I needed a change. I did well in Thailand, working as a teacher, a senior teacher, an area head teacher and a manager within a chain of language schools. However, I needed to move on, and I have, from CTEFLA to Dip TESOL to MA TESOL, and I’ve almost finished a PhD. In the last 6 and a half years I’ve worked in teacher education. A few months after I left, I remember cycling to work in Kathmandu on frosty wintry mornings, with the city still half asleep (classes started at 7am), the sky sometimes clear and blue, and white mountains visible, and think ‘Wow, I’m glad I made this move!’ And then in Nepal, there was such cultural richness and diversity. No matter how much you’re in love with a place, and I have very fond memories of Thailand, of Krabi and Chiang Mai, Phitsanulok and Isaan, a change every now and then is good for the soul.

Q4. What are the advantages of working where you are now compared to Thailand?

Direct comparisons aren’t easy. 10 years ago, Thailand was still the best place for me to live, although I was thinking then about leaving (as I did a few months later). I believe that there is a time and place for everywhere you’d like to be. I’ve always sought out countries noted for the friendliness of their people, and chose Oman carefully, but Thailand was also kind to me and so was Nepal. At present, I have a very rewarding job, in in-service teacher education, teaching a couple of days a week and visiting schools to help teachers relate theory to practice. I would be happy to do this in other countries too. I had a rewarding job in Thailand, too, but that was earlier in my career, and I worked long hours.

The pay and benefits are better now. My salary is substantially higher, I live in a villa (rather than a flat), and have a company car (rather than take the microbus or a taxi to work). I finish work at 2.30 everyday, so there’s more time for the family (and the PhD). I can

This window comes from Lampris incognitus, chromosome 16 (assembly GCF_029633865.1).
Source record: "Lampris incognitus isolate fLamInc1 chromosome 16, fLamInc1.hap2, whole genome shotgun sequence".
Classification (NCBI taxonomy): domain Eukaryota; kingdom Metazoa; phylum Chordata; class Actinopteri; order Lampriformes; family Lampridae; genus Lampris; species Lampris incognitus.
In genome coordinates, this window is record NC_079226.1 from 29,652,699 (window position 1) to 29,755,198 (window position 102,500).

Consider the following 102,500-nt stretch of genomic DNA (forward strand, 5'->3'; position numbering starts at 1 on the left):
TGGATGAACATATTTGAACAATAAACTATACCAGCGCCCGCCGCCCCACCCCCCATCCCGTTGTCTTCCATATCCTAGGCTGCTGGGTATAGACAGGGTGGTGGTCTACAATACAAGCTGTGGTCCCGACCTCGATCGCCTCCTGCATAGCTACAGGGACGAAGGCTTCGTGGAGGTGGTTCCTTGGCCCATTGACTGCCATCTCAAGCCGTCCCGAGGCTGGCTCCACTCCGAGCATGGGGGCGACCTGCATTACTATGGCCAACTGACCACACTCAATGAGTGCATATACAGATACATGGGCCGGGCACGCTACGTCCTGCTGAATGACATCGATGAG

Q5. What do you miss about life in Thailand?

I miss all sorts of things; the hustle and bustle, the camaraderie of the teachers’ room, the traffic jams, Loy Krathong & Songkran, Buddhas, temples, lotus pools, Wat Arun, the ferry up to Nonthaburi, the VIP buses down South, the songthiew ride to Ao Nang, particularly the point when Chicken Island comes into view, Kheng Nua, durian, Kheng Kwian Gai, soulless shopping malls, Baskin Robbins, the cinema, ten pin bowling, being covered in sweat by the time I got to work.

Q6. Would you advise a new teacher to seek work in Thailand or where you are now?

Thailand, definitely, but preferably work in a large school with a buzzing teachers’ room. I learned so much in the first couple of years from the people around me.

Q7. Any plans to return to Thailand one day?

On holiday, yes, and maybe a presentation at Thai TESOL.

Q8. Anything else you'd like to add?

Just to say ‘thanks’. I like the website, and, though I’m very happy where I am, enjoy browsing it occasionally. Going to Thailand was one of the best decisions I ever made in my life.


Nick Fardell

Q1. Where did you move to and when?

We moved to Seoul in South Korea in Feb. 2005

Q2. How long did you work in Thailand?

About 3 months

Q3. What was your main reason for moving?

Ran out of money and couldn't survive in Thailand as we was voluntary teaching.

Q4. What are the advantages of working where you are now compared to Thailand?

We had an income, that was it. We loved (and still do Thailand).

Q5. What do you miss about life in Thailand?

The warmness and friendliness of people, my friend the monk "Nutterwood" in Pai, , driving my moped to school, the kids, the school, the food, the country, learning the language, Eid the teacher and other warm people i met along the way..... in other words absolutely everything!

Q6. Would you advise a new teacher to seek work in Thailand or where you are now?

Do voluntary work in the poor areas in the mountains. They will survive better with English, and they have hearts of gold. I loved every single one of them. They touched my heart.

Q7. Any plans to return to Thailand one day?

Definitely!